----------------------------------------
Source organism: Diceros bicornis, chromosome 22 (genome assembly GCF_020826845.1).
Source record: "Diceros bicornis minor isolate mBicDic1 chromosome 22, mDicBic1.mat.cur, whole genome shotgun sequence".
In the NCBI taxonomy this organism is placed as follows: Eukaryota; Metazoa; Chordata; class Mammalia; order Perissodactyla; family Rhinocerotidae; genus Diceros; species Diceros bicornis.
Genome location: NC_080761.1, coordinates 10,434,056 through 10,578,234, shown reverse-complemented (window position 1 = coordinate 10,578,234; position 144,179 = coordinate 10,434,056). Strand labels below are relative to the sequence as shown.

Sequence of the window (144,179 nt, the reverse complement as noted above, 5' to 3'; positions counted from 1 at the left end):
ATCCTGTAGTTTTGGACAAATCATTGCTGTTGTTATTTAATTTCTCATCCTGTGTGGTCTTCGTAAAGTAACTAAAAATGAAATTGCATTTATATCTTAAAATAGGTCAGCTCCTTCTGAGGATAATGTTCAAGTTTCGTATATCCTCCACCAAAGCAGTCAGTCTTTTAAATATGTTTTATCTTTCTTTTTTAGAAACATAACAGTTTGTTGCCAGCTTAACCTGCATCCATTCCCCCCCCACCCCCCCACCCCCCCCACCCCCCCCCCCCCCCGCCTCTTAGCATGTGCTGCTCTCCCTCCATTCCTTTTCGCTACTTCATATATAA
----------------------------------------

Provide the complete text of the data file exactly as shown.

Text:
Source organism: Diceros bicornis, chromosome 22 (genome assembly GCF_020826845.1).
Source record: "Diceros bicornis minor isolate mBicDic1 chromosome 22, mDicBic1.mat.cur, whole genome shotgun sequence".
In the NCBI taxonomy this organism is placed as follows: Eukaryota; Metazoa; Chordata; class Mammalia; order Perissodactyla; family Rhinocerotidae; genus Diceros; species Diceros bicornis.
Genome location: NC_080761.1, coordinates 10,434,056 through 10,578,234, shown reverse-complemented (window position 1 = coordinate 10,578,234; position 144,179 = coordinate 10,434,056). Strand labels below are relative to the sequence as shown.

Sequence of the window (144,179 nt, the reverse complement as noted above, 5' to 3'; positions counted from 1 at the left end):
ATCCTGTAGTTTTGGACAAATCATTGCTGTTGTTATTTAATTTCTCATCCTGTGTGGTCTTCGTAAAGTAACTAAAAATGAAATTGCATTTATATCTTAAAATAGGTCAGCTCCTTCTGAGGATAATGTTCAAGTTTCGTATATCCTCCACCAAAGCAGTCAGTCTTTTAAATATGTTTTATCTTTCTTTTTTAGAAACATAACAGTTTGTTGCCAGCTTAACCTGCATCCATTCCCCCCCCACCCCCCCACCCCCCCCACCCCCCCCCCCCCCCGCCTCTTAGCATGTGCTGCTCTCCCTCCATTCCTTTTCGCTACTTCATATATAA